Week 3: Will You Be My Pro Bono Match?

       This week, I attended another training at the law firm of Alston & Bird. This week, however, the training was focused on how attorneys should approach pro bono work and working with pro bono organizations like GAIN.  Cheryl Naja, Alston & Bird’s Director of Pro Bono and Community Service and a board member of GAIN, organized the training session in a very creative and fun way: by creating a game show called “Will You Be My Pro Bono Match?” that resembled a dating game show and the vintage board game “Mystery Date.”  Along with representatives from Atlanta Legal Aid and Pro Bono Partnership of Atlanta, GAIN’s Executive Director, Monica Khant, represented GAIN as a pro bono organization looking for their perfect volunteer-attorney match.  Each representative was presented with three Alston & Bird attorney contestants who they grilled to determine if they knew how to approach working with their organization and how to overcome the challenges of pro bono work. For example, Monica asked her three contestants how they would overcome language barriers at a client meeting, and what they would do if they were suddenly swamped with tasks for their regular job with Alston & Bird that made it difficult to work on their pro bono project with GAIN. 

Executive Director of GAIN, Monica Khant, Trying to Find Her Perfect Pro Bono Match

Monica Pro Bono Match

         Being an excellent sport, one of the Alston & Bird attorneys, Contestant One, played the example of what not to do in these situations.  He said he would just send a client home if he did not have an interpreter for the meeting or if it was a language he knew a little, try to muddle through.  This was not a good answer because it is often difficult for a client to make it all the way to Midtown, Atlanta, so it is better to try to problem-solve by calling GAIN for help, arranging an interpreter before a meeting, or trying to find someone on Alston & Bird’s staff with that language skill.  Trying to muddle through is also not a great idea because the legal terms can be complicated to explain without fluent language skills and the client might be too embarrassed to admit he or she does not understand you.  Contestant One also said that if he became overwhelmed with his regular work, he would just tell his pro bono client that their case would have to wait, and screen their phone calls to avoid taking up his time with them.  This is also a terrible answer because pro bono clients are still clients and deserving as much time, attention, and respect as a regular clients. If an attorney is having difficulties keeping up with their case load and a pro bono client’s case, he or she should ask for help from GAIN, the Alston & Bird pro bono team, or his/her own legal division, or try to manage and prioritize his or her time so as to fulfill all his or her commitments.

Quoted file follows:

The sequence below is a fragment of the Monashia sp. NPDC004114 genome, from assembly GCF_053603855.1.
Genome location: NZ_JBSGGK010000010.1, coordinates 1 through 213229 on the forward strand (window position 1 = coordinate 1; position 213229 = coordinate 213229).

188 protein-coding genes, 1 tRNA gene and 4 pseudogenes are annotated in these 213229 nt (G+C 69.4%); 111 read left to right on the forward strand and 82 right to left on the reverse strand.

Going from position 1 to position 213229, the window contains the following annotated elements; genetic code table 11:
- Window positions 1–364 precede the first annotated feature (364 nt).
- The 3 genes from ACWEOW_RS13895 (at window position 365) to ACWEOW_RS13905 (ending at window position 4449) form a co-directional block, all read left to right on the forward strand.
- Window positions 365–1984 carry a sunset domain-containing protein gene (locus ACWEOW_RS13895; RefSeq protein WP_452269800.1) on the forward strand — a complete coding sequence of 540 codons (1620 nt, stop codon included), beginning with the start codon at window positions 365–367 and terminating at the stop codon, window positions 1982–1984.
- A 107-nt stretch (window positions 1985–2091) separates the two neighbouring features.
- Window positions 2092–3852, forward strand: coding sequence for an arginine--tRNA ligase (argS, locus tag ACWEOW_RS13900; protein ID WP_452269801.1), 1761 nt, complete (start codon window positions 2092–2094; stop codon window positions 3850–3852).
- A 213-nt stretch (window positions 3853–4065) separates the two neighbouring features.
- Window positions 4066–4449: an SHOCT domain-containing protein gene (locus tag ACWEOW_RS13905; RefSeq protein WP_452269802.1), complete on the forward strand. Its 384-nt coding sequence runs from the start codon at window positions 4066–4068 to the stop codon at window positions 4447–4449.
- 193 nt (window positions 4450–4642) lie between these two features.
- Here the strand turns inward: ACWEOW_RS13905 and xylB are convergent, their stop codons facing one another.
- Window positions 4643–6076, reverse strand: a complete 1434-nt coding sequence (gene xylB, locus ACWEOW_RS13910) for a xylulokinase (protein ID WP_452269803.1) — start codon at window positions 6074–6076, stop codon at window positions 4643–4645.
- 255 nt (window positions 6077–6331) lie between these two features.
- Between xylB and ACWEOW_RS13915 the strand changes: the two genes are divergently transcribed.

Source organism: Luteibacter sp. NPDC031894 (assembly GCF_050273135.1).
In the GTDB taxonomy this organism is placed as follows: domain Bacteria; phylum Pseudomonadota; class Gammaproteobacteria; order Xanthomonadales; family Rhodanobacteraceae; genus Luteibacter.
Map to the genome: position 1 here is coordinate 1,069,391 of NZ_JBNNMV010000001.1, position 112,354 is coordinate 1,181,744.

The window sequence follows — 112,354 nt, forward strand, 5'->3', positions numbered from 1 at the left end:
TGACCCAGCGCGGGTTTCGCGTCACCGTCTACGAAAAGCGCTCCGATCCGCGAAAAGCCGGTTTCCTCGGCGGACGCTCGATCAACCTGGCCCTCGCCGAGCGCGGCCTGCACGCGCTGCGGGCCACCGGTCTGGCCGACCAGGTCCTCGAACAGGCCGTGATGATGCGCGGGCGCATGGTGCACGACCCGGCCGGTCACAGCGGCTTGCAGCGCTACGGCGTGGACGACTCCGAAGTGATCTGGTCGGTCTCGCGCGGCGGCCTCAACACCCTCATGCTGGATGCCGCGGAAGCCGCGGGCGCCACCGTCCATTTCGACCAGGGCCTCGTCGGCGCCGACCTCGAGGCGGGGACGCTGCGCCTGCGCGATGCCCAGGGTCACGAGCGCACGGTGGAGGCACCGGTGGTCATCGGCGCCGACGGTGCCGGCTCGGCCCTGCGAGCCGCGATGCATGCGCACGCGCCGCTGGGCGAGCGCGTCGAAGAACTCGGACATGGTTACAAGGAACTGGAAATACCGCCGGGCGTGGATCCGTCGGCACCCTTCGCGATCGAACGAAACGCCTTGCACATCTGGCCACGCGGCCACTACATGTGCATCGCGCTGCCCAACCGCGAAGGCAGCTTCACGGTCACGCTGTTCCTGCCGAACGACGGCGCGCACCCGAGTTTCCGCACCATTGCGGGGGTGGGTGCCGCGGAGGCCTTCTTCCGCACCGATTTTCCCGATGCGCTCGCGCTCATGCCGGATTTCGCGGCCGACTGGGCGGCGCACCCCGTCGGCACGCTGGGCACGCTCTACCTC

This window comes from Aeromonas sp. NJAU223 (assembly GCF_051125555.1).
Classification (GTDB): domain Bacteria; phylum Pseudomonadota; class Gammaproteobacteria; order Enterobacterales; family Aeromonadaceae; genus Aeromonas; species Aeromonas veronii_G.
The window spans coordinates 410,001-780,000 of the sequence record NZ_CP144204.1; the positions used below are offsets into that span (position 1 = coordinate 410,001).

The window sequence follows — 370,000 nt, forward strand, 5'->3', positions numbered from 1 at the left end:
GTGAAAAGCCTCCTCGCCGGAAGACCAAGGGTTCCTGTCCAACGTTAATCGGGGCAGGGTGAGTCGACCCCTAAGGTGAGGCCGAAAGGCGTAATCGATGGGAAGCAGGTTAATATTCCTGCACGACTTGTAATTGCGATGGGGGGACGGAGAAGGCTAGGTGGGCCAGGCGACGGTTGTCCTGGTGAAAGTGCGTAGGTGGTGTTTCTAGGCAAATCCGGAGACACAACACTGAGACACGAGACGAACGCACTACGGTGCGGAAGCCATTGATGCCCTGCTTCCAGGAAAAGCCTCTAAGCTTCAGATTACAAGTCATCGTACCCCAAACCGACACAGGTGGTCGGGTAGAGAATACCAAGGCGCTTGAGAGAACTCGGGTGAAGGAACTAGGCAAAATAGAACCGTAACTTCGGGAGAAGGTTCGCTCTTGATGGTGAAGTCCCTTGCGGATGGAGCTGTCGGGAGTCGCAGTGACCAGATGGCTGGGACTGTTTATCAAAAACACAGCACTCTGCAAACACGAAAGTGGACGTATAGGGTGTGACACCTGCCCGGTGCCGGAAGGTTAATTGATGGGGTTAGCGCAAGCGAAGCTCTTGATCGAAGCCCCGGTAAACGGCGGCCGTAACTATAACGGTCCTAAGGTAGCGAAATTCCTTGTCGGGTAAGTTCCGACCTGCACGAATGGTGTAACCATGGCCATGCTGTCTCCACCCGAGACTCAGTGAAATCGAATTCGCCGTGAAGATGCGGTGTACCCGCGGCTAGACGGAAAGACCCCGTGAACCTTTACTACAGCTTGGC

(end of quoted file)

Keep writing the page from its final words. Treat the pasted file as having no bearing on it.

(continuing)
Announcing the Three Pro Bono Match Contestants for GAIN

Announcing the Contestants

            Contestants Two and Three did a much better job at problem-solving in these challenging hypothetical situations.  It made Monica’s job of choosing her Pro Bono Match so difficult that she polled the audience to pick her winner.  After a vote by round of applause, Contestant Three was chosen as GAIN’s Pro Bono Match due to her great problem-solving answers to the hypotheticals and her enthusiasm for GAIN as an organization.  Although this was a training tool, GAIN does hope that the training has drummed up actual interest for Alston & Bird attorneys like Contestants Two and Three to volunteer their time and legal services to GAIN clients.

Contestant Three's Passionate Answer

Contestant Three

            After another exciting and informative week at GAIN, I took some time to explore.  One of the fun places I found was the Indian restaurant, Chai Pani. I learned that Chai Pani means “tea and water,” but it also slang in India for going out for a cup of tea, a bite to eat, or a snack. The restaurant’s mission is to bring Indian street food to their patrons in Georgia and their menu features a variety of “chaats,” Indian street snacks and “thalis” traditional Indian family meals.     I was pretty hungry and also hoping for some leftovers for the next day, so I chose a Thali.  My Thali included vindaloo (a savory lamb dish), daal (a lentil dish), a roti (the Indian version of a tortilla), a papadum (a thin, crisp disc shaped-cracker flavored with cumin seeds that reminded me of a tostada shell), basmati rice, raita (a yogurt sauce), sabji (cauliflower and vegetable curry dish), and a laddu (a dessert or sweet).  It was delicious!  Later, I found out that GAIN is hoping to host a fund raiser in the fall at Chai Pani.  While I’m sad I will not be in Atlanta at that time, I know it will be a huge success! 

Thali at Chai Pani